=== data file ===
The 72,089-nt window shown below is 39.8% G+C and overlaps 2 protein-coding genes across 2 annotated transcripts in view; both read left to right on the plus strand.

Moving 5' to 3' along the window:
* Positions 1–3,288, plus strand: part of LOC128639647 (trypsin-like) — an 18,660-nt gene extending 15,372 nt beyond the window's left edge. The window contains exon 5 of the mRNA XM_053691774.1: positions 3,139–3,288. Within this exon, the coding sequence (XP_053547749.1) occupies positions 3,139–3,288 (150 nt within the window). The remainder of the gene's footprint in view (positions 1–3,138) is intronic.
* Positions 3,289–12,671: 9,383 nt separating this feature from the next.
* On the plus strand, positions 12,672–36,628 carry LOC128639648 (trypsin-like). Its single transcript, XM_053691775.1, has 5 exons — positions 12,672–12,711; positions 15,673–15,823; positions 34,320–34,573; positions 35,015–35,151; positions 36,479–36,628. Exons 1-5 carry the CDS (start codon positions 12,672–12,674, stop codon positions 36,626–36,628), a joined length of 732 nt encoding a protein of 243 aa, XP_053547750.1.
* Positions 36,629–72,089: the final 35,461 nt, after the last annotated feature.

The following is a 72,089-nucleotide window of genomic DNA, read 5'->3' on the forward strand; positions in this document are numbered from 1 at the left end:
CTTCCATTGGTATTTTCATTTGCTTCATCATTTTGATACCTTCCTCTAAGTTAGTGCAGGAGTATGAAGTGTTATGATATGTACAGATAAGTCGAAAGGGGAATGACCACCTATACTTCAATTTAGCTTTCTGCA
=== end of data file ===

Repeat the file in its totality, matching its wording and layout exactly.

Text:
The 72,089-nt window shown below is 39.8% G+C and overlaps 2 protein-coding genes across 2 annotated transcripts in view; both read left to right on the plus strand.

Moving 5' to 3' along the window:
* Positions 1–3,288, plus strand: part of LOC128639647 (trypsin-like) — an 18,660-nt gene extending 15,372 nt beyond the window's left edge. The window contains exon 5 of the mRNA XM_053691774.1: positions 3,139–3,288. Within this exon, the coding sequence (XP_053547749.1) occupies positions 3,139–3,288 (150 nt within the window). The remainder of the gene's footprint in view (positions 1–3,138) is intronic.
* Positions 3,289–12,671: 9,383 nt separating this feature from the next.
* On the plus strand, positions 12,672–36,628 carry LOC128639648 (trypsin-like). Its single transcript, XM_053691775.1, has 5 exons — positions 12,672–12,711; positions 15,673–15,823; positions 34,320–34,573; positions 35,015–35,151; positions 36,479–36,628. Exons 1-5 carry the CDS (start codon positions 12,672–12,674, stop codon positions 36,626–36,628), a joined length of 732 nt encoding a protein of 243 aa, XP_053547750.1.
* Positions 36,629–72,089: the final 35,461 nt, after the last annotated feature.

The following is a 72,089-nucleotide window of genomic DNA, read 5'->3' on the forward strand; positions in this document are numbered from 1 at the left end:
CTTCCATTGGTATTTTCATTTGCTTCATCATTTTGATACCTTCCTCTAAGTTAGTGCAGGAGTATGAAGTGTTATGATATGTACAGATAAGTCGAAAGGGGAATGACCACCTATACTTCAATTTAGCTTTCTGCA